Recommended Reading: Thinkpiecing Culture, P.E. Class, and Lorena Bobbitt


Modern online media is all about the signal boost, so every Friday here at Flavorwire, we take a moment to spotlight some of the best stuff we’ve read online this week. Today, a profile of a tabloid mainstay, a look back at an early Hollywood #MeToo story, thoughts on knowing about culture you haven’t consumed, and an indictment of a villain we can all agree on: gym class.

Amy Chozick on Lorena Gallo Bobbitt.

Joshua Rofé’s excellent docu-series Lorena premiered at the Sundance Film Festival this week (it debuts on Amazon Prime on February 15), and — much like O.J.: Made in America, Slow Burn‘s Clinton season, and I, Tonya — it reframes what seemed a simple tabloid story into a broader indictment of our culture’s response to uncomfortable issues and questions. At the New York Times, Chozick talks to its subject.

“They always just focused on it …” — as in her husband’s detached and reattached and then, a couple of years later, surgically kind-of enlarged penis. That was all the media, before now, before the Women’s March and the #MeToo movement, when we were all less evolved as humans, wanted to talk about. “And it’s like they all missed or didn’t care why I did what I did,” she said. Lorena is correct, of course, that most people forget that before she was tried for what she did, John was charged with marital sexual assault. (He was acquitted.) At the time, marital rape only recently had been made a crime in all 50 states and was nearly impossible to prove in Virginia. Many in the media, including Ladies’ Home Journal and Gay Talese on assignment for The New Yorker, questioned whether it was an oxymoron. (“Wife Rape? Who Really Gets Screwed?” an earlier column in Penthouse read.) Al Franken, as the character Stuart Smalley on Saturday Night Live, implored Lorena to apologize to John’s penis. And, she is correct, that people forget that a jury found her not guilty by reason of temporary insanity. We forget about the string of witnesses at her trial who testified that they had seen bruises on her arms and neck and that she had called 911 repeatedly and that John had bragged to friends about forcing his wife to have sex. In the years since the trial, he was arrested several times and served jail time for violence against two different women. (He denied the allegations.) “This is about a victim and a survivor and this is about what’s happening in our world today,” Lorena told me.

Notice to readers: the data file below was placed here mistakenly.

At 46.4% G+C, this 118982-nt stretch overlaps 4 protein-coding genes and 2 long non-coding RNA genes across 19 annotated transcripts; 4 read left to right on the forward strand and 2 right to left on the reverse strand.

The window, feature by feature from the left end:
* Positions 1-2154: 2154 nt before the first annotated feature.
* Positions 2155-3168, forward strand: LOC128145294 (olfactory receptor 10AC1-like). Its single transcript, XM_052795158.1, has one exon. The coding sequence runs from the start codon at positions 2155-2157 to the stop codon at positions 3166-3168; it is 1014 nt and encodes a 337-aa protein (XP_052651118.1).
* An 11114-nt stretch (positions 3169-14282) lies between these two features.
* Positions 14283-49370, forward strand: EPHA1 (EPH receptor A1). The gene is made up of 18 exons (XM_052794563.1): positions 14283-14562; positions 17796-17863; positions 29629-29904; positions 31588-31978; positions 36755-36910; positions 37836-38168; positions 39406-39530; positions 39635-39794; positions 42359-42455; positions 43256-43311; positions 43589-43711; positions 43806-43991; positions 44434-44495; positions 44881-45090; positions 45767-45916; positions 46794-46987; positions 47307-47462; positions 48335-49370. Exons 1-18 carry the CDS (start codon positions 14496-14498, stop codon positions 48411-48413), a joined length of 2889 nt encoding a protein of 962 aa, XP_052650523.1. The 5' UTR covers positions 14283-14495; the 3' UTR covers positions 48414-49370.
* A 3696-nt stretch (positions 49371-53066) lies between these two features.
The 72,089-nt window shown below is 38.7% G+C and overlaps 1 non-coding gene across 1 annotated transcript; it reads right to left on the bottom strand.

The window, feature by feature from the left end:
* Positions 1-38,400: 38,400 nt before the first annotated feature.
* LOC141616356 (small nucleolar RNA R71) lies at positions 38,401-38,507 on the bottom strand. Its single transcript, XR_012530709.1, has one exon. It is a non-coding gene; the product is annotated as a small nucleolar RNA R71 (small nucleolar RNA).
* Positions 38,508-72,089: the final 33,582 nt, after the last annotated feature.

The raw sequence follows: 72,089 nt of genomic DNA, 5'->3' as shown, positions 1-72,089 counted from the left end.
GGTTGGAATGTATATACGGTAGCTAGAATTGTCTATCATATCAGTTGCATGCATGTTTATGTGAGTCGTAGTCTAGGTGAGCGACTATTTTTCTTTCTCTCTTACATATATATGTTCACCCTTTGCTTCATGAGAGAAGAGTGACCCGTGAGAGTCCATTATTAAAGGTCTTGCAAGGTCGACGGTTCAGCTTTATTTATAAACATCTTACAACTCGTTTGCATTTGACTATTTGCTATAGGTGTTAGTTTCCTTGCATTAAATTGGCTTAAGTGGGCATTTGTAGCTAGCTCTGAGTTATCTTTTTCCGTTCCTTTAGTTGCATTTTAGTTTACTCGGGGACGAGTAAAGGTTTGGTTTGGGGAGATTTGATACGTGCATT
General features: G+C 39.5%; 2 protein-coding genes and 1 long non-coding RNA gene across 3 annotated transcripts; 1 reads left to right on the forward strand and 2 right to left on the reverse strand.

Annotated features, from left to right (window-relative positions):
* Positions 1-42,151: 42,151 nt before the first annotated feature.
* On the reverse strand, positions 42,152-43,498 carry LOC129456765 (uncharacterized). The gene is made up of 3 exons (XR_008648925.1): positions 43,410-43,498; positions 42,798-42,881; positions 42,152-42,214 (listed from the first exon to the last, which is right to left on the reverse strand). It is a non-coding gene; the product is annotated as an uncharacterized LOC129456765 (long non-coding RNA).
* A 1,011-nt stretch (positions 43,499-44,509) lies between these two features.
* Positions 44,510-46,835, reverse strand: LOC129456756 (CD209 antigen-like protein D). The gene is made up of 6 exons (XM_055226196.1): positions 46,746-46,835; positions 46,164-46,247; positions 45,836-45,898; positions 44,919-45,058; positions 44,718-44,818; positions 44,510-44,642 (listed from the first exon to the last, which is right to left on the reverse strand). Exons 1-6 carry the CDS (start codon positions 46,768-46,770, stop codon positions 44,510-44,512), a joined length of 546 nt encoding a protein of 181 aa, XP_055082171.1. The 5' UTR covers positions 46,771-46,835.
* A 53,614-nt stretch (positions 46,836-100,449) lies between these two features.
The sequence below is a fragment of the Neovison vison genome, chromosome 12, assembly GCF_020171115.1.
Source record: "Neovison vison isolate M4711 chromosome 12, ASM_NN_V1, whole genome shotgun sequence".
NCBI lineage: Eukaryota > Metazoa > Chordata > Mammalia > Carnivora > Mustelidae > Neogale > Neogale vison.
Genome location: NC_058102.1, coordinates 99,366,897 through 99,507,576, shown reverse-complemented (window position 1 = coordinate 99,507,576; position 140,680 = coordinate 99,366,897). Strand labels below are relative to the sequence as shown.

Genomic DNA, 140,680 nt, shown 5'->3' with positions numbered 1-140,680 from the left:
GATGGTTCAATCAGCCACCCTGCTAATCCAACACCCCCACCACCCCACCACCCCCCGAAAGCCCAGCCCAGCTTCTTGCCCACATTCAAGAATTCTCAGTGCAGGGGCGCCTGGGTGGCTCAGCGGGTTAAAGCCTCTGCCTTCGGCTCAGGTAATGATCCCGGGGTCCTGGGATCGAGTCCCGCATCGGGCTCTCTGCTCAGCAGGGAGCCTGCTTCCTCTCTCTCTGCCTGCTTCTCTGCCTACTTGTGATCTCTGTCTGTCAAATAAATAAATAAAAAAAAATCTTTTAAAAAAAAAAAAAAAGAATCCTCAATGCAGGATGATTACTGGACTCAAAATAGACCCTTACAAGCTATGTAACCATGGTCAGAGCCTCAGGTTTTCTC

Glenn Kenny on the Hollywood exposé that wasn’t.